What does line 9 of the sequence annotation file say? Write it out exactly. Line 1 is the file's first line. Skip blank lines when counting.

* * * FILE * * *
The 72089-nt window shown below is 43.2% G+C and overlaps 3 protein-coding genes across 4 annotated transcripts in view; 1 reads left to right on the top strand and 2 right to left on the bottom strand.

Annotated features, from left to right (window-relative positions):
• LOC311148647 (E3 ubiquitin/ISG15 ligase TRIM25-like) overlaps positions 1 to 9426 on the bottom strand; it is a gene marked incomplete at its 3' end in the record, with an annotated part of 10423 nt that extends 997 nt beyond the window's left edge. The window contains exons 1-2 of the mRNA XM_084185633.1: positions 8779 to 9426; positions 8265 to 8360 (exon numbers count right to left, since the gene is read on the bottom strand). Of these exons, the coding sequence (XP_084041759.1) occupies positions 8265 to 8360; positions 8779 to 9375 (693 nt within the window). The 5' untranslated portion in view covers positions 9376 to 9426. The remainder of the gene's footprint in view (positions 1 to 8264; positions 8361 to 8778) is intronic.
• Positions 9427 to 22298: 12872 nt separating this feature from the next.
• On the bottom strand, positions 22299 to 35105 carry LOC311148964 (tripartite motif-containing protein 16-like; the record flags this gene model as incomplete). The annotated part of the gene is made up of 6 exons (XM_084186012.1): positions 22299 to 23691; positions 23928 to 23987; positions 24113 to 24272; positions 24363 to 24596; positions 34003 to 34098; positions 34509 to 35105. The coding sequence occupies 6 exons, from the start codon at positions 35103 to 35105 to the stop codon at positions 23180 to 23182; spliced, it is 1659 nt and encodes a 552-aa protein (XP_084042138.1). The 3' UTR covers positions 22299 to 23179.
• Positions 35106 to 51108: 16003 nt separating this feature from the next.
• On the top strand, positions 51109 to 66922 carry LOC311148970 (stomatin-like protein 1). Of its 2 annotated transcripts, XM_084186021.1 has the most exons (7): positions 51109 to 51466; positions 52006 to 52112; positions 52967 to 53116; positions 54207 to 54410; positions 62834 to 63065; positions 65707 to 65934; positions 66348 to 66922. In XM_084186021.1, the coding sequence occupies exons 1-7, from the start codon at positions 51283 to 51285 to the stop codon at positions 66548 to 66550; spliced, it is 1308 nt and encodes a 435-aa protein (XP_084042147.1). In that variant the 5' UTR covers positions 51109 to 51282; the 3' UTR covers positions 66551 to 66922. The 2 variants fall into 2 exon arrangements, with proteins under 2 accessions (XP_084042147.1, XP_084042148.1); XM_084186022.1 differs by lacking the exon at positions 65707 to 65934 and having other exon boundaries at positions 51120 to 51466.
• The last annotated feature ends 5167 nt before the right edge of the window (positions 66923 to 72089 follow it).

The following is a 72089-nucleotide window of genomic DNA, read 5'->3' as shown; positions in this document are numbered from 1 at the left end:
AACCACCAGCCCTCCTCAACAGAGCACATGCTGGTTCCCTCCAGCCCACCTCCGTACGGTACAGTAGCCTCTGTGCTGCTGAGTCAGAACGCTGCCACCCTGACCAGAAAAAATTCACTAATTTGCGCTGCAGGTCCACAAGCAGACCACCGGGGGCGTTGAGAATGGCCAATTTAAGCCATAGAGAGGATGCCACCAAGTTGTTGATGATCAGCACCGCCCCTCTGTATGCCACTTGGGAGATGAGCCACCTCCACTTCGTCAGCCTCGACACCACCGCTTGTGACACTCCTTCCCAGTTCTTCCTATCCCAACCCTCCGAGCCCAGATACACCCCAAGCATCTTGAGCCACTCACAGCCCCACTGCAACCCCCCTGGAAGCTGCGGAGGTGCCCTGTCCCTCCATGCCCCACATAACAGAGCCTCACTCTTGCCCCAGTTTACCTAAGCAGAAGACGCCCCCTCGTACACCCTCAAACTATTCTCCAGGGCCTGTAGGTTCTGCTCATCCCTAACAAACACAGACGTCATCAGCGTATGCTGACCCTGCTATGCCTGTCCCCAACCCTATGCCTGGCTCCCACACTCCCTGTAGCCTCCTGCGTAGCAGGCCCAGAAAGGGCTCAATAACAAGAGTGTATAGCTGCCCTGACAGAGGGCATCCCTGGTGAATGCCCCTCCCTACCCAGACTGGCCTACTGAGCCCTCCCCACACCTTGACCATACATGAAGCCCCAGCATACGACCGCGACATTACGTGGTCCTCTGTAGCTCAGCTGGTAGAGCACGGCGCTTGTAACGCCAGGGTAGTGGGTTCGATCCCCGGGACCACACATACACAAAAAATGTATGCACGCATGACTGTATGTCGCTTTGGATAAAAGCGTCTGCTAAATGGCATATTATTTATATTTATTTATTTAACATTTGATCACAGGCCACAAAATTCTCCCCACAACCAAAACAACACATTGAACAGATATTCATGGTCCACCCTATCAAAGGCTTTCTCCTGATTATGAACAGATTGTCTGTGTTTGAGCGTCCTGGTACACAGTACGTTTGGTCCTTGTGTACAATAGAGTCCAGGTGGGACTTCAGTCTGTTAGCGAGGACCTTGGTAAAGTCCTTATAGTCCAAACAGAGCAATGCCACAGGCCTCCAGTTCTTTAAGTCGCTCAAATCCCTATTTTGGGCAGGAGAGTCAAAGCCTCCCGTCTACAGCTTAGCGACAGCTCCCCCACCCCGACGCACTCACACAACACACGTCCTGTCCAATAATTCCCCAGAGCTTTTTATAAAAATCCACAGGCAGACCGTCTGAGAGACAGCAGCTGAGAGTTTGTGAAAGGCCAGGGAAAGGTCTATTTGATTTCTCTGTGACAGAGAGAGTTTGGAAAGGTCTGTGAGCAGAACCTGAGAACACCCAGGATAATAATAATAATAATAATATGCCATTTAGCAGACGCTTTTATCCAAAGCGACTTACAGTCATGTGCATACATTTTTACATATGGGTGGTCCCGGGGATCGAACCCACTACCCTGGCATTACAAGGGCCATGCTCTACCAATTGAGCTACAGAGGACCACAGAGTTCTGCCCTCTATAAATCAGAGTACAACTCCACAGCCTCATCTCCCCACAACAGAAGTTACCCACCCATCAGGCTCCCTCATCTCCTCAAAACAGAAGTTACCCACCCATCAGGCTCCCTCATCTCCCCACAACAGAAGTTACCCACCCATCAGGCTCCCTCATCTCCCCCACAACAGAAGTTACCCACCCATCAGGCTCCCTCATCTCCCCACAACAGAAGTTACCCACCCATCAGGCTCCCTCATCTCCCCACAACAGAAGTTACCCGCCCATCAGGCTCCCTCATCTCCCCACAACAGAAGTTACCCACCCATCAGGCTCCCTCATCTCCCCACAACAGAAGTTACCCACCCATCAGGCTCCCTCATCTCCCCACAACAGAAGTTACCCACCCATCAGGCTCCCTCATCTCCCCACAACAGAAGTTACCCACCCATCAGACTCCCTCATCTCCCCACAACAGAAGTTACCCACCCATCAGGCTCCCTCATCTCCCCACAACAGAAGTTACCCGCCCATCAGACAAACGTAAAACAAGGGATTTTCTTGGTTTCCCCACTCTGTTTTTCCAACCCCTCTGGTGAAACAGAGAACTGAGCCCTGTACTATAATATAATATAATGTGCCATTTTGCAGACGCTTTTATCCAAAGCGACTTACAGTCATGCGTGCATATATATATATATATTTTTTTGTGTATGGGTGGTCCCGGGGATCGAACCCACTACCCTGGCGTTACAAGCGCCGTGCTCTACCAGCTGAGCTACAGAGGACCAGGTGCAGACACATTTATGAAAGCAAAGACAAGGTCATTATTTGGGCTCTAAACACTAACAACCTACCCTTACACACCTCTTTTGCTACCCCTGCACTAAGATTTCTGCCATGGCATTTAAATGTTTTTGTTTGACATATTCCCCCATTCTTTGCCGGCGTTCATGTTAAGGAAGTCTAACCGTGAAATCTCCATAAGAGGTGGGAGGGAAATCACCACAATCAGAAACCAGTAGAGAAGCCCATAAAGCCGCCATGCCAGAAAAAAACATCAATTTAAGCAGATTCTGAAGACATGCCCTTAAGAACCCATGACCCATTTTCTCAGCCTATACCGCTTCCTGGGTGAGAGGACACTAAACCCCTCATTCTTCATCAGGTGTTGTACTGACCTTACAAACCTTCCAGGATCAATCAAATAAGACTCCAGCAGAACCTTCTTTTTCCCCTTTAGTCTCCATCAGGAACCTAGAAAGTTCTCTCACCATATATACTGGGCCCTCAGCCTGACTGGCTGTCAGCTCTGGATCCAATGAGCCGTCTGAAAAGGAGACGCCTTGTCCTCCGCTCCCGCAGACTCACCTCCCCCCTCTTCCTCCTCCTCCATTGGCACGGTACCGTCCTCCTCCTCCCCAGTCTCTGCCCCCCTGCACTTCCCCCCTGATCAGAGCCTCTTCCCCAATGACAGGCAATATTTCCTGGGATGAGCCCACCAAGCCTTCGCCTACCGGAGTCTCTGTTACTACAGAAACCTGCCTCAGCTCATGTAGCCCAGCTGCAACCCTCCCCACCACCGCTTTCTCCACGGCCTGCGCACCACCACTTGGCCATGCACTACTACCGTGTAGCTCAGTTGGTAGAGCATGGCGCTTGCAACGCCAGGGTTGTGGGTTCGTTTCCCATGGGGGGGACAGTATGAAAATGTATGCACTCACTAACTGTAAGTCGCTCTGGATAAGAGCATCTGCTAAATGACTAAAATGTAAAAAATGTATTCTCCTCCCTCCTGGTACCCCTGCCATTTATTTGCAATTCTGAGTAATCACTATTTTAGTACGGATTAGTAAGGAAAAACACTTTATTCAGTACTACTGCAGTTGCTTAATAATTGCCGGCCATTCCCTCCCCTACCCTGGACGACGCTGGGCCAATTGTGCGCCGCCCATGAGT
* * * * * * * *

The following is a 72089-nucleotide window of genomic DNA, read 5'->3' as shown; positions in this document are numbered from 1 at the left end: